Highway Patrol Says To Use Caution With Farm Machinery On The Roads During Planting Season
As temperatures rise, southeast Missouri motorists are likely seeing a higher number of farmers on their way to plant crops or move livestock with large machinery on the roads.
The Missouri State Highway Patrol says to use caution on the roads during planting season, especially on two-lane highways in rural parts of the region.
If you approach a tractor or other farm machinery, the patrol says to slow down and be patient. Before passing, wait until you have a clear view of the road ahead, and make sure there is no oncoming traffic. Never pass on a hill or curve.
Most collisions between cars and farm machinery occur when motorists attempt to pass a left-turning farm vehicle. The patrol says when equipment pulls to the right of the road, they may appear to be letting motorists pass. But, they are most likely preparing to make a wide left turn. Watching the farmer’s hand and light signals can be beneficial in this instance.
For farmers on the road, the patrol says any equipment being driven on Missouri roadways must be properly marked with lights and a “slow-moving vehicle” emblem.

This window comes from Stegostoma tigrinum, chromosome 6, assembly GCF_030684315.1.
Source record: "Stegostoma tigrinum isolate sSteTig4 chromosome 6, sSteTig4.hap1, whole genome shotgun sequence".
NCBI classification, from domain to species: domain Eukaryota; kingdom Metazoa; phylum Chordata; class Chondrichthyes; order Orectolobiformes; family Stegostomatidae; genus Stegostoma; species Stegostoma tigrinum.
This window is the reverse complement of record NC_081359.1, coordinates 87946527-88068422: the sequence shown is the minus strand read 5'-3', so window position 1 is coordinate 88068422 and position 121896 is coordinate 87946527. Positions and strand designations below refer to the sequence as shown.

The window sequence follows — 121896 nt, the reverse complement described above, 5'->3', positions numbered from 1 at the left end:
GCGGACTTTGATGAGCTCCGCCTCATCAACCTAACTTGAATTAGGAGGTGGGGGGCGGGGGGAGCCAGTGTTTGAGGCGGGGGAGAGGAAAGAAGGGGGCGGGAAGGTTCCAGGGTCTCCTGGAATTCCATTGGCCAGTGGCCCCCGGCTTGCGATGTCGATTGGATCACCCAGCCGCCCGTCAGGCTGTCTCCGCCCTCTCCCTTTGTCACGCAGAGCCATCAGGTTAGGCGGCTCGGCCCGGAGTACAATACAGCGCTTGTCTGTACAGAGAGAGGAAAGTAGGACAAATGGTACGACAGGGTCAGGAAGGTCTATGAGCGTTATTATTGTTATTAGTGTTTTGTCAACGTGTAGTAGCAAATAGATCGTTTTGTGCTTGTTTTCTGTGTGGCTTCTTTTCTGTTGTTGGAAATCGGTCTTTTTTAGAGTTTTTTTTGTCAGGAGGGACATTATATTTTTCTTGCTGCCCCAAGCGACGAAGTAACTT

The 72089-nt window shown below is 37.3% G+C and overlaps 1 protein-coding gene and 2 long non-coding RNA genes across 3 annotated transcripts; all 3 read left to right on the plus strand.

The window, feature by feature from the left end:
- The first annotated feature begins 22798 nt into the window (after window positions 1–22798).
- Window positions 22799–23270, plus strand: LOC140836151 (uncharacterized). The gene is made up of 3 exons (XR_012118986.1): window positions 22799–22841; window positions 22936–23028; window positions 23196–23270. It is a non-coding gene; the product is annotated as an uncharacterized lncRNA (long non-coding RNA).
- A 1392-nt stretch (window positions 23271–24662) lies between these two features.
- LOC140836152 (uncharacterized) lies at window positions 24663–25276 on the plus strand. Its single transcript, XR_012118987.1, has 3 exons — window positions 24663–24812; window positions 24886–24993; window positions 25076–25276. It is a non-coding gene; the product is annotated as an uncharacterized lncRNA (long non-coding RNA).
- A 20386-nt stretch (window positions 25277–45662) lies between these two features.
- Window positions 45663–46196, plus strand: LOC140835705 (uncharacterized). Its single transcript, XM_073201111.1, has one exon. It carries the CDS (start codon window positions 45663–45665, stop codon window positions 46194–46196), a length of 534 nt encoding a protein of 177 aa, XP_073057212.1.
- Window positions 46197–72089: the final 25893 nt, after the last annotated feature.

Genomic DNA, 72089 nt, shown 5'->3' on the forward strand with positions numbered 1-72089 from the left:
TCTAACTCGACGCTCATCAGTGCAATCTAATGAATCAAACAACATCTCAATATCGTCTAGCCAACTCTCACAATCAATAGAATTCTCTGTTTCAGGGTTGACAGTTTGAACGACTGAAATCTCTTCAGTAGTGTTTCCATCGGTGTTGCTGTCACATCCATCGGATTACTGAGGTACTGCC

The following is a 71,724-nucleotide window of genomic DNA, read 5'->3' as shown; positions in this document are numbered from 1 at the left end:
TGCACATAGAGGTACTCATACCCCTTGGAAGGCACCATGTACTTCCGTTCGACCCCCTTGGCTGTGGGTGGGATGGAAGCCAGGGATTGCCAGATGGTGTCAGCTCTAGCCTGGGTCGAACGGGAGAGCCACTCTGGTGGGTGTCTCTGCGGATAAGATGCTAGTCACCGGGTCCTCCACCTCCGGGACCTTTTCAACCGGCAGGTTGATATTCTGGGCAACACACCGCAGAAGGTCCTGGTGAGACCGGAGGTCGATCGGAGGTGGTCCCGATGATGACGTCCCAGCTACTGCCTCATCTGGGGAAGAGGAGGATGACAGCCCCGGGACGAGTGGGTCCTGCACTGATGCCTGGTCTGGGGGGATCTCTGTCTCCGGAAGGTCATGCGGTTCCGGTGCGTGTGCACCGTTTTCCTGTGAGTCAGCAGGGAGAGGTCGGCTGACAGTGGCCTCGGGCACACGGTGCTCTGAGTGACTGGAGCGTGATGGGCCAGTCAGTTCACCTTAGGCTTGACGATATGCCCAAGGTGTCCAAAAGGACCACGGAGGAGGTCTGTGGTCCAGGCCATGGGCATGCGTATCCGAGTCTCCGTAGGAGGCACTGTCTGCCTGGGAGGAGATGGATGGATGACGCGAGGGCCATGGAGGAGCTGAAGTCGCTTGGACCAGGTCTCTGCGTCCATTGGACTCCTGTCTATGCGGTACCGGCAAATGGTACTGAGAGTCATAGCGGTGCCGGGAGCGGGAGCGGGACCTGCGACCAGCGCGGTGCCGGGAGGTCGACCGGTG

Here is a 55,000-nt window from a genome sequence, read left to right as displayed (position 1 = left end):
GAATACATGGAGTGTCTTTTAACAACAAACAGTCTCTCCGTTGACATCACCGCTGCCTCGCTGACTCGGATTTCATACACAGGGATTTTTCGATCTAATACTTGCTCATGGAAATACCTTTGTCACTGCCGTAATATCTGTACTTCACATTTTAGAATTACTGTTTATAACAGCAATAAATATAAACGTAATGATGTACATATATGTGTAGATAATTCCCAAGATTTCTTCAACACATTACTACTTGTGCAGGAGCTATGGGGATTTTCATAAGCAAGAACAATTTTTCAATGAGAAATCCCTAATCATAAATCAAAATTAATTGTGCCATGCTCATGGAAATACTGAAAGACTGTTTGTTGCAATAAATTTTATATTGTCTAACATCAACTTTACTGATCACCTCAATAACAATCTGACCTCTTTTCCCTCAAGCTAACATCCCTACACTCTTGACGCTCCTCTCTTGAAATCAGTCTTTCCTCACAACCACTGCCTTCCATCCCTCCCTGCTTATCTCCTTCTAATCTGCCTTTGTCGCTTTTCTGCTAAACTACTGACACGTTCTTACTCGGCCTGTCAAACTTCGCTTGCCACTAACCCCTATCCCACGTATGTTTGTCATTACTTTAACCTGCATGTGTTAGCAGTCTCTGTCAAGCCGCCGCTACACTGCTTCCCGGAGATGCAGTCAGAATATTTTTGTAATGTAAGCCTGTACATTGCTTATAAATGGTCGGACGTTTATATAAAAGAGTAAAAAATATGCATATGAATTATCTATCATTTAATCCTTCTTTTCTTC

They also recommend driving as far to the right as possible. If traffic accumulates behind you and your equipment on a hill or curve, you should pull off into a level area on the side of the road, so those vehicles can pass.
Under Missouri law, agricultural machinery can be operated on state highways between sunset and sunrise for agricultural purposes, only if they are equipped with the required lighting. But, the patrol says to avoid travelling on roadways at dawn or dusk if possible, as it’s more difficult for motorists to see.
All-terrain vehicles (ATVs) being used for farming can only travel on highways during daylight hours, and must be equipped with lights, a bicycle flag, and a "slow-moving vehicle" emblem. Anyone under the age of 18 must wear a safety helmet when operating an ATV, but the patrol recommends operators of all ages wear a safety helmet.
According to the MSHP, 171 Missouri traffic crashes in 2017 involved farm equipment. Among those crashes, five people were killed and 40 were injured.